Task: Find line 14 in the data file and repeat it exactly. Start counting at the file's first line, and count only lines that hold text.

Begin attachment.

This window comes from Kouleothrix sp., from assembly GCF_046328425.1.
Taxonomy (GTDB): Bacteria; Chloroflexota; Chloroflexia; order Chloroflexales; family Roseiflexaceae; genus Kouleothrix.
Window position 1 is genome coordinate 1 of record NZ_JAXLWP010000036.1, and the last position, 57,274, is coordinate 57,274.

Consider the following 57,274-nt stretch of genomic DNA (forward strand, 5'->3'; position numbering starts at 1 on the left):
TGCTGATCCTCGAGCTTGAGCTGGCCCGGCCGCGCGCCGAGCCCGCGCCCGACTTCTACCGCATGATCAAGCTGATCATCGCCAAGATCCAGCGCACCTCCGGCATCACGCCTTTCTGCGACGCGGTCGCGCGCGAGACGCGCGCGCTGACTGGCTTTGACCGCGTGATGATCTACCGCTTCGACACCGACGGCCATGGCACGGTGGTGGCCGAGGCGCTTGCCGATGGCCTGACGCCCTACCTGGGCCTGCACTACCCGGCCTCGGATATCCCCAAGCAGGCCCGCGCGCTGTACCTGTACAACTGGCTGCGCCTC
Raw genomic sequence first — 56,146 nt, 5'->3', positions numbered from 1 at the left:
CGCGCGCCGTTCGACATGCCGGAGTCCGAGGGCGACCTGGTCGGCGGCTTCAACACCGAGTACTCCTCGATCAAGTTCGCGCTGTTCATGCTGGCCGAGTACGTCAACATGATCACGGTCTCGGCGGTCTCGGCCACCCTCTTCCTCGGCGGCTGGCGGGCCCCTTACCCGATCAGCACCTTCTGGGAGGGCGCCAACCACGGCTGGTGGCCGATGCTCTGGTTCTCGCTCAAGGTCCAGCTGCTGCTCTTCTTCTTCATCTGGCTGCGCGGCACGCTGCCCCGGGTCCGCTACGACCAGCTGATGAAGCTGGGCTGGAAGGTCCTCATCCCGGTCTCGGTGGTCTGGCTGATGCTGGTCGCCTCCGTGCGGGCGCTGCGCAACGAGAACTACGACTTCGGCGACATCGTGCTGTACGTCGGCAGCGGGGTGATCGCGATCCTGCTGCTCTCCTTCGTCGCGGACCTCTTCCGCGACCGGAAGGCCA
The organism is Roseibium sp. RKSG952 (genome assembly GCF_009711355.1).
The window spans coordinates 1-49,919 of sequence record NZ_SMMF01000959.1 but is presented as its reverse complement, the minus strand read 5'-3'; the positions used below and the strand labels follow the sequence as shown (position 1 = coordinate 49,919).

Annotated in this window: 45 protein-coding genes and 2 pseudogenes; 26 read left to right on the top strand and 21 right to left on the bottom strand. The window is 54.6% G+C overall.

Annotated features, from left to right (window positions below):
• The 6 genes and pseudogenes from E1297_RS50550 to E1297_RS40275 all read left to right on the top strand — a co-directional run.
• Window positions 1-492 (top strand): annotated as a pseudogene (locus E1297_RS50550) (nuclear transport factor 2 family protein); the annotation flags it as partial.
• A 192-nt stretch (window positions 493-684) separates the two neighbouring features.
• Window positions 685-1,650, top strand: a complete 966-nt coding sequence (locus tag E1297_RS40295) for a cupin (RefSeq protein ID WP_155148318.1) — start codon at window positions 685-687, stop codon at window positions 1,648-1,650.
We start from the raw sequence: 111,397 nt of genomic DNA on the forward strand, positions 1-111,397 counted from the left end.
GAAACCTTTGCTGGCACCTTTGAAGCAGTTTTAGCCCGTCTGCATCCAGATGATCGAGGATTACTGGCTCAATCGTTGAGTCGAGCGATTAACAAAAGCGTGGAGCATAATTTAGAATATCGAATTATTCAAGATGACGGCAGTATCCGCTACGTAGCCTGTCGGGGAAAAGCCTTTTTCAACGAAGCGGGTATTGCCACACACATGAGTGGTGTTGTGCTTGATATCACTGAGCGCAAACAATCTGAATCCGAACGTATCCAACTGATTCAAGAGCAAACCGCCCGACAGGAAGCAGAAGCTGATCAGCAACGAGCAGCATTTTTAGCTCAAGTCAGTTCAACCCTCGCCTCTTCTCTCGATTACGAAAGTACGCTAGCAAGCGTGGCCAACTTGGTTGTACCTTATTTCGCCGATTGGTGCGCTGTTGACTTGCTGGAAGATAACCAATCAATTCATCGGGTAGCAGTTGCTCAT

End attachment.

• A 192-nt stretch (window positions 493-684) separates the two neighbouring features.